There is already so much clutter out there. Even for a pen, I've so much to choose from based on various factors. And of course, there is the celebrity factor. Amidst all this chaos, if your product needs to hold its own and go on to become a brand it has to be appealing to its customer. Unless I find something very appealing, I won't change my usual buying decision (Of course, it's another matter that I rarely think while buying). In an era where it is very difficult to find and hold your customers, the best thing your brand can do (and may be the least, as well) is to appeal (to all senses, if possible) to the consumer.

Is that all? Am afraid is almost next to impossible to make a brand in an area where there is no need! You can survive on fast-track sales for a day, a week and may be a little more if you pick on some clever tactic. But unless there is need on the consumer side your product can not think of the next step. Make sure that your product picks up all these attributes and duly serve the consumers; because the life of a product doesn't end with being a B.R.A.N.D, it starts with it.

Sunday, March 1, 2009

Celebrity Endorsements

It's still fresh in my mind...AB used to rule the world of television not long ago. It's not just with his amazing life-saving show Kaun bachayega Bacchan ko err...sorry...Kaun banega Crorepati but also with his innumerable ads. Any commercial break would be incomplete without the bearded face showcased more than twice. Every over of the cricket match would be quickly followed by a chocolate munching or painting or writing AB. I won't blame the person himself if he lost count of all the products he endorsed!

So, how good is this celebrity endorsement? As a customer, we look for a show of trust...either from the company or from someone we know. This lookout for someone we know almost always ends up with a celebrity. Why? because we give preference to an AB or a Sachin or a Tiger Woods than your neighbour who actually used the product. (Okay...I'm an exception. I always look for my neighbour's endorsement; after all she's of my age and still single...)

Does this mean any one can go on endorsing any thing? Hmm...may wll not be the case. You don't want Atal Bihari Vajpayee to be your brand ambassador of Nike Shoes. Poor chap! I pity the search for a body double who actually would look like Atalji and still can run...You don't want Ramalinga Raju to endorse your LIC policy (err...Raju and trust...that would be another heck of an endorsement). Your customer out there is a smart chap who looks for reliance and salience more than anything else.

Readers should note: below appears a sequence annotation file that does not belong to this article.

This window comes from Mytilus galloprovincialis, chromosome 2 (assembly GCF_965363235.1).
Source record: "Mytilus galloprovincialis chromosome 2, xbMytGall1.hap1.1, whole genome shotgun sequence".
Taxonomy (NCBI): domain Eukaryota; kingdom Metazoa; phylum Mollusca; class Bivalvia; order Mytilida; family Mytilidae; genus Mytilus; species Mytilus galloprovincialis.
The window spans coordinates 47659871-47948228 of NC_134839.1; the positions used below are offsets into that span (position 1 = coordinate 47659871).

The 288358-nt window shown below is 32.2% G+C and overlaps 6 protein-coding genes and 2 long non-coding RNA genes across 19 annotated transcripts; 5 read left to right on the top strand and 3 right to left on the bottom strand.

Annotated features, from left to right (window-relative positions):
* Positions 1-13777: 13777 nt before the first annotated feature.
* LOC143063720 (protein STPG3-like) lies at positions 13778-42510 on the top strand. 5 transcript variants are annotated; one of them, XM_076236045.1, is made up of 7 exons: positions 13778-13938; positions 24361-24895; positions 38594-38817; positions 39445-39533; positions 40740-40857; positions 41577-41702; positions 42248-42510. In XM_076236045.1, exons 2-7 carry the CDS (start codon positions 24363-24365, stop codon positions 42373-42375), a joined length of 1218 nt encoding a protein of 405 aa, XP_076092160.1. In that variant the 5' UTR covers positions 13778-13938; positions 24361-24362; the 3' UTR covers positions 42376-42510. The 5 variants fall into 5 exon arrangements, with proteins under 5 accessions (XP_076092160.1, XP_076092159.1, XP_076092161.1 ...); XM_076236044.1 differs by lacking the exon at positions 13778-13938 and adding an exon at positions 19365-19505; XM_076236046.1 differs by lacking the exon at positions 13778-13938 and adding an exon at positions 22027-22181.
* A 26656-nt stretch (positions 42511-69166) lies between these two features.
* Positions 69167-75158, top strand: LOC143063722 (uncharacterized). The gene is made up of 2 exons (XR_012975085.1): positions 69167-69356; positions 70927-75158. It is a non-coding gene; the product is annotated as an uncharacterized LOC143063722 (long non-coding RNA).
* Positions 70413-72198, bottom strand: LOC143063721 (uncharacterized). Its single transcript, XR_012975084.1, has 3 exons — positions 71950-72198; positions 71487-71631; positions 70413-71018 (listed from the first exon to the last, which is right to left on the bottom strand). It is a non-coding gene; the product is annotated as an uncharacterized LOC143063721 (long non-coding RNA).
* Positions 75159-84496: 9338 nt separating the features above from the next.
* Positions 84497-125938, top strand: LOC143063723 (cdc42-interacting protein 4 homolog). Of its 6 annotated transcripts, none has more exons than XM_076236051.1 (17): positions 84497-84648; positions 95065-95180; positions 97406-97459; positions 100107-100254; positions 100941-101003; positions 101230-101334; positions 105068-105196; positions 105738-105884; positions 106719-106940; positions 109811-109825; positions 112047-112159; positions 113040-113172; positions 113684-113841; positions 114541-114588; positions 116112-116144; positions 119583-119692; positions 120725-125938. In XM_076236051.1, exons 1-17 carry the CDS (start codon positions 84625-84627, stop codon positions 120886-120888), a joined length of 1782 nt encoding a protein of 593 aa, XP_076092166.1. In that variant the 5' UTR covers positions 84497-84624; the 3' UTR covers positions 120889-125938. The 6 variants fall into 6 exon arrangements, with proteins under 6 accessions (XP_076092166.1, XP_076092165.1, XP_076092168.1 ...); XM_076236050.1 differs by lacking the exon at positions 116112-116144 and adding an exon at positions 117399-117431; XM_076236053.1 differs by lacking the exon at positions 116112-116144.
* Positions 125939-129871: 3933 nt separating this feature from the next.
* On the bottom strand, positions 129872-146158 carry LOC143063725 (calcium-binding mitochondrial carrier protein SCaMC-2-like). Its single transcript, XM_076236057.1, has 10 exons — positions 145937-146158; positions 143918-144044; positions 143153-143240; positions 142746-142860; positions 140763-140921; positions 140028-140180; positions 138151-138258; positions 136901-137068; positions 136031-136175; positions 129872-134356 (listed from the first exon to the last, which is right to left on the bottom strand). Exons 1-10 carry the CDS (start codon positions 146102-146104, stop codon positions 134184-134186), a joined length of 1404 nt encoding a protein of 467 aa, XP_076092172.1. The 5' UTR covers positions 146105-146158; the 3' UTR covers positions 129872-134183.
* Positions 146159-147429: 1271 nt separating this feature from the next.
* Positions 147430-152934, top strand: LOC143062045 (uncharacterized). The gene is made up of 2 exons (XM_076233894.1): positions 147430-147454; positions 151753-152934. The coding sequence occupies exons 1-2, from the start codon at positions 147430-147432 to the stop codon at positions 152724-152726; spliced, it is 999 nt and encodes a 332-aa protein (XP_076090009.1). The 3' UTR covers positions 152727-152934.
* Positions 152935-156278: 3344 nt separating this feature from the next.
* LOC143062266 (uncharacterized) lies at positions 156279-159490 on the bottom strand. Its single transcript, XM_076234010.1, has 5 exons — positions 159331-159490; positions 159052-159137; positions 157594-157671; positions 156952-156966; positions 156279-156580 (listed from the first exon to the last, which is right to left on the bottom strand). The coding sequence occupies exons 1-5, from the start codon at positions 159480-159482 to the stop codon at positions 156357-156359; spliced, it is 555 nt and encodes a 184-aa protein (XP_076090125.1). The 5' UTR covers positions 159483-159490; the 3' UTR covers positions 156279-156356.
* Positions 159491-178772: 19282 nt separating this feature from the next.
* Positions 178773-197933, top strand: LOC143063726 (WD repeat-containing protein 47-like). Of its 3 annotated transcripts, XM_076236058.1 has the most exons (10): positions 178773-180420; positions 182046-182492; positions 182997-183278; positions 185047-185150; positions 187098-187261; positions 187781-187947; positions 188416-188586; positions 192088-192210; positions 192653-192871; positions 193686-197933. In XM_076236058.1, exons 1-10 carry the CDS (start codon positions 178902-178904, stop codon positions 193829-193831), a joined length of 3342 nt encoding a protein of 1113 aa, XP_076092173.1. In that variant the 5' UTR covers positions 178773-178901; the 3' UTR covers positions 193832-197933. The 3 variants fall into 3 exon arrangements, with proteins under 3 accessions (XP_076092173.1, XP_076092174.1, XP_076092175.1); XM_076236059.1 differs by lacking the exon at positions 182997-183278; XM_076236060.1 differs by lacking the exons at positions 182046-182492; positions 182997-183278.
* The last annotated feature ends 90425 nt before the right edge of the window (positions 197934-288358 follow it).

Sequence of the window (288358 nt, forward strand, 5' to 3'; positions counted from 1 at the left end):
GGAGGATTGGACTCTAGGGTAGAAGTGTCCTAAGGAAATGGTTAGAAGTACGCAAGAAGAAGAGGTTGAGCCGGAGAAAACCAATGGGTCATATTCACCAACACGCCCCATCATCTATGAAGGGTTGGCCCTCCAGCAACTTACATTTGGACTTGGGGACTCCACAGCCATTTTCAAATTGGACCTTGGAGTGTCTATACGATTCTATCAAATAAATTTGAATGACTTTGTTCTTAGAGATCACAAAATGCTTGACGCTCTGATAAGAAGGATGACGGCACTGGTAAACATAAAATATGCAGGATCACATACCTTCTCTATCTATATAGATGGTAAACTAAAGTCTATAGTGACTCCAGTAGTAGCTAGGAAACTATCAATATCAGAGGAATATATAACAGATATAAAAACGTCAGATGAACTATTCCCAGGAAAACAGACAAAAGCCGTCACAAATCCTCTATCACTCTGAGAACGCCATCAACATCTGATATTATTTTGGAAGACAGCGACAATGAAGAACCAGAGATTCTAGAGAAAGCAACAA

The advantage that products get is the spill over of the celebrity aura onto your product itself. You want people to associate the product and believe that it's as good as your celebrity. Wish the world is as perfect! More often than not, you tend to over-estimate the presence of your celebrity and the effect (s)he is gonna get you. Classic example that comes to my mind is the Nerolac ad endorsed by AB (oh my God!!! not again :P) which ended up with greater recall of the Big B and his presence but no added value for the product. Again...people liked the ad, liked the celebrity(we can never get enough of AB! trust me...) but somehow the product was left in the vacuum. Another example was when Andy Roddick was endorsed in the US open by a company promoting him in a huge manner only to see him dumped in the first round...they had to retreat their ads

I know that we all still look and feel for celebrity endorsements. It's just that the adorable AB has been replaced by the (ir)replaceable King Khan who's gone a step ahead and started endorsing anything and every thing under the Sun. A day would come when someone would endorse every thing you and your girl friend are wearing. That would be kick ass na..

Guy: Look at my purple socks. Ain't it beautiful? It's endorsed by the hottest pair in the bollywood
Girl: Jaran Kohar and Rukh Shah Naak?
Guy: Exactly!!! The same pair who endorsed your peppy nail polish and the girlie handbag apart from the body lotion and hair spray that you are using.
Girl: Yeah!!! They are the talk of the town! 

Wednesday, February 25, 2009

Where's the limit...